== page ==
Amid debate in France on a future policy towards wolves, the government is being asked to come to the aid of sheep farming
Furtive, wily and the animal of fairy tales, wolves fascinate nature lovers, but they raise fears among French sheep breeders who are trying to save their flocks.
Amid debate in France on a future policy towards wolves, the government is being asked to come to the aide of sheep farming.
“In one night, we lost 10 per cent of our flock,” said Claire Lapie, 32, a breeder in Sederon in the picturesque southeast Drome department.
On the limestone hillsides dotted with shrubs, she has been raising sheep for three years with her companion Yann Rudant.
“A wolf attack, we knew one day it would happen to us. We accept the idea of ‘a share for the wolf’, one or two sheep, but finding 15 sheep eaten, slaughtered or dying — it’s a nightmare,” says Lapie.
For the young couple, who went into debt to acquire 150 sheep and build a vast sheepfold, they live in fear of new attacks.
Fear — as well as fascination — of wolves has historic roots fed by many children’s stories, including famous versions by the Brothers Grimm and Charles Perrault.
“When Charles Perrault wrote ‘Little Red Riding Hood’ in 1697, it was during the worst series of attacks by wolves with at least 500 children killed each year,” said Jean-Marc Moriceau, an historian of wolves in France.
The grey wolf was wiped out in the country in the 1930s and only returned in 1992 via Italy — currently home to around 2,000 wolves — then into Switzerland and Germany.
Since the Bern Convention of 1979, the wolf has gone from public enemy to a protected species as “a fundamental element of our natural European heritage”.
In some countries, like Romania and Poland where there have always been wolves, people adapt to treat an attack on sheep “like an accident, like a flock that falls into a ravine”, says Farid Benhammou, a specialist on predators.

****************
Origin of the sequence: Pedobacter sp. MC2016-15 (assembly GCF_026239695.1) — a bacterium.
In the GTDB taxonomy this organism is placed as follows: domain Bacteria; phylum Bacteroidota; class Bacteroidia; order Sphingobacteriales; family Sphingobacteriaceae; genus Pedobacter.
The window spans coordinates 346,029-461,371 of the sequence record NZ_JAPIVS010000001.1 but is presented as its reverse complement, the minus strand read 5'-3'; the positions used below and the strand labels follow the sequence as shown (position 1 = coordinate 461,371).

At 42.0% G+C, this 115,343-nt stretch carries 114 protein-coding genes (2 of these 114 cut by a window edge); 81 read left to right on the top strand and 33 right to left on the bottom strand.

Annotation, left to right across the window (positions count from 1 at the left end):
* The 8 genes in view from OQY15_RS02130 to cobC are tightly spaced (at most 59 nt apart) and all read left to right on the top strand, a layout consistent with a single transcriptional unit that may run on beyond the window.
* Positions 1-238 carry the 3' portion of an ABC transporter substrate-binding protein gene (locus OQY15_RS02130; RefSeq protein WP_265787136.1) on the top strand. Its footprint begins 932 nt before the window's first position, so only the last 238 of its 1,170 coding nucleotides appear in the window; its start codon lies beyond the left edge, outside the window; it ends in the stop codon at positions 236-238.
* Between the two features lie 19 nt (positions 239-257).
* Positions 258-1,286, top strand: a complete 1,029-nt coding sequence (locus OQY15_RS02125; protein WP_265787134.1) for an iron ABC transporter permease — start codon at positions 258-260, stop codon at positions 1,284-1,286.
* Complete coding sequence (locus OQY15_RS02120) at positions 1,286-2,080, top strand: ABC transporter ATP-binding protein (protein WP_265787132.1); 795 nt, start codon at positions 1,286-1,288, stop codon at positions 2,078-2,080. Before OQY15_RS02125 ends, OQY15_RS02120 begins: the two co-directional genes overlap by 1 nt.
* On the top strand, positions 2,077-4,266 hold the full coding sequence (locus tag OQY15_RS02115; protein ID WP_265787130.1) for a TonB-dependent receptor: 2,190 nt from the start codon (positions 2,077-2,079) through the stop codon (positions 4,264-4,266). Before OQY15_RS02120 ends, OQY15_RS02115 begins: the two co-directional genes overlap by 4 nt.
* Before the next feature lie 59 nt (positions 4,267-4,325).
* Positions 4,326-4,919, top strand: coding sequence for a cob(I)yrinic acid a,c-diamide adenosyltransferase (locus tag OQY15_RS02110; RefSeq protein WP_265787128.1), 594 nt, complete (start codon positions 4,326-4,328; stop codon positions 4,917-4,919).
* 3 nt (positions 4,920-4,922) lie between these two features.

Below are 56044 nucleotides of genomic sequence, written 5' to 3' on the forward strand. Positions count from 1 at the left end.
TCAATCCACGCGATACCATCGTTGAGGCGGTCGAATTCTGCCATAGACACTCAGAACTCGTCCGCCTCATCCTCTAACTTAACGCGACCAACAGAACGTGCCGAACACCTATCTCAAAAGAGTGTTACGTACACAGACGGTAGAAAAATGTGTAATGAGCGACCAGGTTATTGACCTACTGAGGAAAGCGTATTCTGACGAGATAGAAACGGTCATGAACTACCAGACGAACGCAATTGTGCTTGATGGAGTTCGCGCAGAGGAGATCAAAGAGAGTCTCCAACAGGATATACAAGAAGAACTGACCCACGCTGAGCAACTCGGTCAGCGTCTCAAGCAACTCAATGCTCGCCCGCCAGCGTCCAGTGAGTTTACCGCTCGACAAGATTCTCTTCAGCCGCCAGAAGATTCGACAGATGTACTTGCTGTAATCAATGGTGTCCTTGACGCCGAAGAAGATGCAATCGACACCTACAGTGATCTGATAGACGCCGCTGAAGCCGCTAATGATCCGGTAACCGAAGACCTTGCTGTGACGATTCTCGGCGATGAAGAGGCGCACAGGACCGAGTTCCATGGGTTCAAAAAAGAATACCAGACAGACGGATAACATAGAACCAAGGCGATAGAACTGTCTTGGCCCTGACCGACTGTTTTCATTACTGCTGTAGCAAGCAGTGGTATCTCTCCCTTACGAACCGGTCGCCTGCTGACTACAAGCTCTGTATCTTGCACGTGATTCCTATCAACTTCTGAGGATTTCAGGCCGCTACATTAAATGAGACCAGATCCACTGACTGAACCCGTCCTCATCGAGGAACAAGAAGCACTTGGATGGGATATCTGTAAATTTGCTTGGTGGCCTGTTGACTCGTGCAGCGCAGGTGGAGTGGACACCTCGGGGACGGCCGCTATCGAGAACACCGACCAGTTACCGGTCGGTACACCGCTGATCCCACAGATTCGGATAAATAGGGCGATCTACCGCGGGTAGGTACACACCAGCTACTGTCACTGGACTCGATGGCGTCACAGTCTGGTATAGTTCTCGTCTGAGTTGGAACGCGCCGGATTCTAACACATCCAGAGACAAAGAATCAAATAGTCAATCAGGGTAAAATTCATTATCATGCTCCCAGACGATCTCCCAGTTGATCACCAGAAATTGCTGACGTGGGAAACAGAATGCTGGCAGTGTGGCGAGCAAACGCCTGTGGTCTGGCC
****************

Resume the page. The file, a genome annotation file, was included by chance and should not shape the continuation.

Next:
“But in the new zones of [wolf] colonisation — in France and in some regions of Italy and Spain — there are major tensions.”
In his four-wheel drive vehicle, environmental inspector Cedric Arnaud roams the foothills of the Alps of Haute Provence in southern France.
His mission includes collecting hairs and excrement left by the wolves which allow researchers to determine their DNA and to classify them.
Like his colleagues, in the month of August he also howls to the wolves to try, by listening to their responses, to determine the number of wolf cubs born in the spring.
All these elements, along with images taken in camera traps, enable France’s national office of hunting and wildlife [ONCFS] to estimate the wolf population, currently at around 360, compared with 292 last year.
At the top of the food chain, wolves have a key role in maintaining the ecosystem, Yvon Le Maho, emeritus research director at the National Centre for Scientific Research told AFP.
“It has been amply demonstrated in the United States that an excess of deer in the protected reserves has led to a degradation of the environment.”
The example of Yellowstone National Park in the western US is a case in point.
In 1994, the authorities decided to reintroduce the wolf and since then the deer population has diminished, easing the pressure on the vegetation and causing other positive effects such as the return of certain insects and birds and less erosion, according to a 2007 study by the University of Oregon.
But Le Maho adds that preserving wolves requires Europe-wide attention as some countries like Sweden allow hunting.
Sweden regularly authorises a hunting season, despite opposition from conservationists, although this year parliament set a quota of 22 wolves.
In France, to curtail the predator’s progress and to try to appease the angry sheep farmers, the state has authorised since 2004 the killing of a certain number of wolves — 40 this year — but under strict conditions.
These authorised killings are considered too little by farmers who have called for greater latitude to fight predators which threaten their livelihood.
“It’s very discouraging and distressing. We feel powerless,” says farmer Veronique Chauvet, who lost eight sheep in October.
She is near retirement but she worries about the future of five young farmers in her village of 220 inhabitants in southeast France.
Some defenders of the wolf also think the current approach is ineffective.
“You have to make a wolf learn not to interfere with the activities of sheep farming. But a dead wolf is a wolf which learnt nothing,” says Benhammou.
Frightening or shooting and lightly wounding a wolf during the attacks would be more effective, he says.
France begins to debate its policy on the future of the wolf in Lyon on Tuesday.
“If this continues, in 10 years, sheep farming will disappear in our regions,” Chauvet says.